Good food isn’t the same as authentic food. Anything that tastes reasonably good and is fun to eat is “good food”. But to qualify as ‘authentic’ is considerably harder; the food needs to stay true to its origins, steering clear of the competitive pressure to dilute its taste, in order to appeal to a larger audience. Eating at these places is the cheapest, easiest and most enjoyable way of understanding and appreciating a culture. The market makes sure that these authentic restaurants are harder to find, but it’s usually worth it. The entirety of my food journey is basically me trying to find these places, and the purpose of this blog is to share a few things I’ve learnt, and the authentic restaurants I’ve found along the way.

My General Heuristics

Recently, I came to realise that I had been eating out and choosing places according to a few rules I had in my head. Inspired by Tyler Cowen, I’ve attempted to put each of these rules down in a few lines.

Avoid the Reasonable-Middle

You’re most likely to find authentic food at the cheapest joints (think street food, mom & pops, and refugee-run hole in the walls) and the most expensive places (think Japanese chefs being flown in by your local five-star hotel, or fancy gourmet restaurants opened by rich kids who went to culinary school in Italy). So, clearly, the easiest way then to avoid average food is to prevent yourself from getting duped into paying a reasonable sounding amount for average inauthentic food. Unsurprisingly, most franchised restaurants and fast-food chains, which are mass market by definition, fall in this category too.

Corollary: Stay Away from Zomato Gold

In the last year, Zomato Gold and Dineout Gourmet Passport have become quite popular. Both of them are membership-based services which give members access to offers like 2+2 on drinks and 1+1 on food at “partner restaurants”. Almost all of these are otherwise pricey restaurants which failed to make a mark. These offers slightly tip the scale and make them cheap enough for eating there to be just worth it. For Zomato, it makes sense since there are way too many restaurants fitting the description; and if you go out more than a handful of times a year, it’ll make sense for you too. The food will be between “okay” and “good” but if you’re looking for something authentic, you are most likely to be disappointed.

Follow the Demand

Just like all other services, authentic food is affected by market forces too. To find better supply, follow the demand. Go to the places where those who would frequently want such authentic food live in reasonably high concentrations. Depending on where you live, they may be called ghettos, “pockets”,  “occupations”, “colonies”, or something similar. In these areas, the food will usually be sold by those living there, for those living there. This enables better than ever feedback loops and ensures that the food stays true to its roots. Of course, this will usually only work for cheaper authentic food that which is sold and consumed by minorities, refugees, and other marginalised communities.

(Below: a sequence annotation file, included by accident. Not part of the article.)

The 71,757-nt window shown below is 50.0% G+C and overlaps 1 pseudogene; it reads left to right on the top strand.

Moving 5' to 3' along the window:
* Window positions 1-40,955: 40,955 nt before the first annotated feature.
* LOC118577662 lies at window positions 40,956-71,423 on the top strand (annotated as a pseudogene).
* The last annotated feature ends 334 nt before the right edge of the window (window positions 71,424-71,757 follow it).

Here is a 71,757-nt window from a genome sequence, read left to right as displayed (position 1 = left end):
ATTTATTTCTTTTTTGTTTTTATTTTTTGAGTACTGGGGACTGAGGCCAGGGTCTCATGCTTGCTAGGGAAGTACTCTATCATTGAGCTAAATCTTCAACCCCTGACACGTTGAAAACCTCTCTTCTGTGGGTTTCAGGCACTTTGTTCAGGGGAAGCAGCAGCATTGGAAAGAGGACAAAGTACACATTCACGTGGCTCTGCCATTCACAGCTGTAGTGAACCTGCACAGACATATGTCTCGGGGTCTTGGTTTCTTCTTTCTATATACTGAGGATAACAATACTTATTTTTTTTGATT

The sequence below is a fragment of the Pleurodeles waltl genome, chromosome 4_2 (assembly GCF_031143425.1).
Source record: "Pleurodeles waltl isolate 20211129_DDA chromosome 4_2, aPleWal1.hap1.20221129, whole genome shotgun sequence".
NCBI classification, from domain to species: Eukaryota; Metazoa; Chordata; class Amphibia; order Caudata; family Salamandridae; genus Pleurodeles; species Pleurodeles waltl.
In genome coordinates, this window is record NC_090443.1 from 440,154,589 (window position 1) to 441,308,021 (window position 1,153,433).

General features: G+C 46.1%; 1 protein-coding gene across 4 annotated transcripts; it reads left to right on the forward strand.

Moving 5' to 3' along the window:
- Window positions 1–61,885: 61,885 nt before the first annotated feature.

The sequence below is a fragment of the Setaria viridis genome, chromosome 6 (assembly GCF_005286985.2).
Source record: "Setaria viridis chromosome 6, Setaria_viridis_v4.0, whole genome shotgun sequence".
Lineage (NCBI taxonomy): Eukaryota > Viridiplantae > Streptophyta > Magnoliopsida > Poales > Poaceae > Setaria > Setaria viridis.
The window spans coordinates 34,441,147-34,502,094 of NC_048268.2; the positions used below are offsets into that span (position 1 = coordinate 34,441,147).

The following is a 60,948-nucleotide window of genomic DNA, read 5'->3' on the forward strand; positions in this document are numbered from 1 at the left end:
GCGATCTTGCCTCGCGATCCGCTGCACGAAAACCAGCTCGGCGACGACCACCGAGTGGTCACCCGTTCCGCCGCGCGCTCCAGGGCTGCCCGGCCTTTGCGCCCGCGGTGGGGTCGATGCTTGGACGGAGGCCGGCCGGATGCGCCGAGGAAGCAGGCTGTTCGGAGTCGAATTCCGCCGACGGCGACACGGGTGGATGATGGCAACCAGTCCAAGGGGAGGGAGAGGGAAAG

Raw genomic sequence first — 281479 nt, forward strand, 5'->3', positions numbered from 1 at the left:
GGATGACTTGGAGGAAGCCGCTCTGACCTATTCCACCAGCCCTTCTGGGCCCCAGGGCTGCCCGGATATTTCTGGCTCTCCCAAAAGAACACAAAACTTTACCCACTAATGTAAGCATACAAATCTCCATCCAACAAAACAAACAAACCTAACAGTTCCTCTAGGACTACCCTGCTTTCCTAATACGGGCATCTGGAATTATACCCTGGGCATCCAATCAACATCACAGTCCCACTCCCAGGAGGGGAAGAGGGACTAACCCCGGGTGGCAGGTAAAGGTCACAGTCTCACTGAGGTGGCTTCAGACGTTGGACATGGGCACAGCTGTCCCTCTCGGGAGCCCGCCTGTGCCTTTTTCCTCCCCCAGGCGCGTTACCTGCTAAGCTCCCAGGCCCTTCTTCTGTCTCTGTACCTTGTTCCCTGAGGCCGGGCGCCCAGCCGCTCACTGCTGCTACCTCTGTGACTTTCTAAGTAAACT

Avoid the Multi-Cuisine

Restaurants which serve authentic food usually sell it exclusively. Maybe they know their strengths and choose to focus on it, or maybe they make enough money selling one cuisine to not need to diversify, I’m not exactly sure. While talking about a restaurant, or getting a recommendation, ask the person what food they serve. If they seem to be confused, take more than a second, or need more than 1-2 words to answer, don’t go there. These include oriental restaurants which will have everything remotely East or South East Asian on their menu. Another similar bunch is continental restaurants, and they’ll usually serve anything and everything remotely European. Just like the Zomato Gold breed of restaurants, it’ll be a good deal and the food won’t be particularly bad, but if you’re looking for something real, these places won’t cut it.

Age and Lindyness

Food is one of the things where the innovation cycle is really slow. Barring ‘fusion cuisine’ and a few other exceptions, most of the best dishes will be the oldest, and naturally, the most authentic. These dishes will usually be made by recipes, generally culturally known, for hundreds of years. Sometimes restaurants will grow around a few specialty food items, which they claim are made following secret age-old family recipes that are passed down through the generations. Unless you figure out that they’re bluffing, those dishes won’t disappoint.

The “Lindy Effect” is a heuristic popularized by Nassim Taleb, according to which the life-expectancy of non-perishables (ideas, institutions, etc.) is directly and positively linked to its current age. Simply put, in the absence of any other information, if something has been around for X years, it can reasonably be expected to stay around for another X  years. The restaurant business is an expensive and very competitive one, so if a restaurant has survived & passed the test of time, that means something. When choosing between two similar seeming restaurants, and where none of the aforementioned heuristics help you conclusively make a choice, just go to the older one.

I’ve been living in Delhi for the past few years, and have used these heuristics countless times. I’ll next put up a short post summarising my preliminary conclusions.


This blog is for you if you don’t care about a restaurant’s ambience, if you’re willing to walk into a few shady gullies, or if you don’t mind getting your hands dirty in the search for some authentic food.

If you have any restaurant recommendations, requests for reviews, or want to suggest another rule I should test and follow, feel free to get in touch.

Thanks to Aamer Shah, Rajsi Rajora and Saachi Agrawal for reviewing drafts of this post.